On Wednesday I saw Facing Windows, which won the best film award at the Seattle International Film Festival this year. The movie had good acting and cinematography, but nothing that made it great. But it did have a lot of close-ups of faces, including an extreme close-up under the end credits. I love reading faces and trying to figure out what they reveal, and I thought Massimo Girotti, who played a forgetful old man in the film (and apparently passed away soon after), did a great job of getting across a lot in his facial expressions.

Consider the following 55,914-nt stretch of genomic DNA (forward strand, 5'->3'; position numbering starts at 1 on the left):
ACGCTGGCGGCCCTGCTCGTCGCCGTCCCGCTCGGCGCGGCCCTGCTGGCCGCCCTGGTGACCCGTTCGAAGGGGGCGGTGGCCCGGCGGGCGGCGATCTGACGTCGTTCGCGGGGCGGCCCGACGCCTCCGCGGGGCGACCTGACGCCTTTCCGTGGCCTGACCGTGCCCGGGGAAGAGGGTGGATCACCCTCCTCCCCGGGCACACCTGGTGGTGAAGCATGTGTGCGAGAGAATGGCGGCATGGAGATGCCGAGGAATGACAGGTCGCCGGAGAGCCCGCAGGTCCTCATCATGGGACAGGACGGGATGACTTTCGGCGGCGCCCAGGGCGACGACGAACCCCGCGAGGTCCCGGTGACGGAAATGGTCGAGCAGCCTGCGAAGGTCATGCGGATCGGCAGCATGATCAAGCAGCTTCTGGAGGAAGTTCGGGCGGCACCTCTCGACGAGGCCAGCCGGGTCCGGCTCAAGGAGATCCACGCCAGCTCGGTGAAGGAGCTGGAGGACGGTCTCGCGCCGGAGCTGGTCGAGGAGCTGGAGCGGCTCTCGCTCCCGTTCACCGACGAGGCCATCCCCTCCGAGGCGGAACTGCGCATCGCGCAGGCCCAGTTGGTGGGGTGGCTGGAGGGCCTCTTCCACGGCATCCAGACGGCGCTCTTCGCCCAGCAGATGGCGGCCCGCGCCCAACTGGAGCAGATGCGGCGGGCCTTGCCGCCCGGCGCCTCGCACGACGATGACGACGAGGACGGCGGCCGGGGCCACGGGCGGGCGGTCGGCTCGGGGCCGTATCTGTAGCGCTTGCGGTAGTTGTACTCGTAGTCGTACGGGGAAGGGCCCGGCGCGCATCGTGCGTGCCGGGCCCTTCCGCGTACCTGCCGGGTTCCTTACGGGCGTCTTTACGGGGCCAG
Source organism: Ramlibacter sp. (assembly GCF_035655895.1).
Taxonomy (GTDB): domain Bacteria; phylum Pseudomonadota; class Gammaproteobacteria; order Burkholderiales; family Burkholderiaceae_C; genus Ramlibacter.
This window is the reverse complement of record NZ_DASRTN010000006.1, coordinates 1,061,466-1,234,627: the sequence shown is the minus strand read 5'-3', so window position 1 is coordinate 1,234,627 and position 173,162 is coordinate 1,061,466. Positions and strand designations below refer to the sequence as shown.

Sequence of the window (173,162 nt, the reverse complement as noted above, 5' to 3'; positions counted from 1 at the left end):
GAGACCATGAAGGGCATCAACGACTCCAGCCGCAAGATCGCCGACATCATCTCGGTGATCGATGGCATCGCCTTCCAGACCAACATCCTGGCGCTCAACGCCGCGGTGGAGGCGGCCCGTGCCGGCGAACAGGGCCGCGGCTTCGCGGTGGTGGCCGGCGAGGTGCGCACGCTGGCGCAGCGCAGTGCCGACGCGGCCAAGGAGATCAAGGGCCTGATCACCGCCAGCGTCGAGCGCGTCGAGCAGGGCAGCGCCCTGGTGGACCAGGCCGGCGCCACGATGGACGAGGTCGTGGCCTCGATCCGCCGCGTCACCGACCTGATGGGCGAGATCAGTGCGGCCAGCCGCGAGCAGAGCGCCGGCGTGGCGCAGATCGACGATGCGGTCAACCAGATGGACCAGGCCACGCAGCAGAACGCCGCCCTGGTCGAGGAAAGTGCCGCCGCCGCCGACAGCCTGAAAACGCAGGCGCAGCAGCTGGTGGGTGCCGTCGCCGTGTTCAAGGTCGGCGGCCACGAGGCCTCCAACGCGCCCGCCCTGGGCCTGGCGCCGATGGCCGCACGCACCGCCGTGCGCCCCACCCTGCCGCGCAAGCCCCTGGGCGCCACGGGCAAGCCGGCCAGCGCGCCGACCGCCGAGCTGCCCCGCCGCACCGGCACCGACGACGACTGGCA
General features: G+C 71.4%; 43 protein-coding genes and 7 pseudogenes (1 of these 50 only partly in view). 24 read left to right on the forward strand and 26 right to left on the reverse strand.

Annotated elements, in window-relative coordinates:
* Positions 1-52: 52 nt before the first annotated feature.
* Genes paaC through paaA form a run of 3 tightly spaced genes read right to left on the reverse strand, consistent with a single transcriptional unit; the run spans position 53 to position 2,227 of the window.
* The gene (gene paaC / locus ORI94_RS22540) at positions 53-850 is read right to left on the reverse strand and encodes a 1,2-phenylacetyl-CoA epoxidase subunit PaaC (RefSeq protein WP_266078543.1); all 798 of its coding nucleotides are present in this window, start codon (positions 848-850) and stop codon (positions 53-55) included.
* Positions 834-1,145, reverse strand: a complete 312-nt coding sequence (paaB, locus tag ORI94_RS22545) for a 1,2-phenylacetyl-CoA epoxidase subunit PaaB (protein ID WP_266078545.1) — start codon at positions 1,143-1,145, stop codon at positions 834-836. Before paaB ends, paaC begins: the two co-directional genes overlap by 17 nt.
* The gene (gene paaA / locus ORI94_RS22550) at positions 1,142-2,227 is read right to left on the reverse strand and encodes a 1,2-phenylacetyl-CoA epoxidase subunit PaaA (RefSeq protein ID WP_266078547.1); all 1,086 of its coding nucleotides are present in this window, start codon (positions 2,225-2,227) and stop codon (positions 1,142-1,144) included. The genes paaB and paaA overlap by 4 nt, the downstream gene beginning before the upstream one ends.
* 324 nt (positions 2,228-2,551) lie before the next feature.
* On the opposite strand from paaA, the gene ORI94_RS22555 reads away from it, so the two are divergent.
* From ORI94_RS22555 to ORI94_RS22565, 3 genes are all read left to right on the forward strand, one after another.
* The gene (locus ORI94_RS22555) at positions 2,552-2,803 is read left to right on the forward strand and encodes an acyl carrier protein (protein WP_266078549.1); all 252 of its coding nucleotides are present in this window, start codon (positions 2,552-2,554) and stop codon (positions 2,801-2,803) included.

It's weird, though, because I feel like a still face in a good photo is often more interesting than an animated face in a film. Maybe it's because I need to think more to figure out what's going on with the person in the still? In any case, I hadn't heard of Henri Cartier-Bresson before this week, but it seems that he had a knack for capturing faces at revealing moments. I especially like this picture of Gandhi breaking a fast. The woman in the background looks relieved and happy, but afraid to be too exuberant and somehow upset Gandhi and make him change his mind. It would be cool to actually see prints of some of Cartier-Bresson's pictures instead of just web-friendly digital versions and catch more of the details.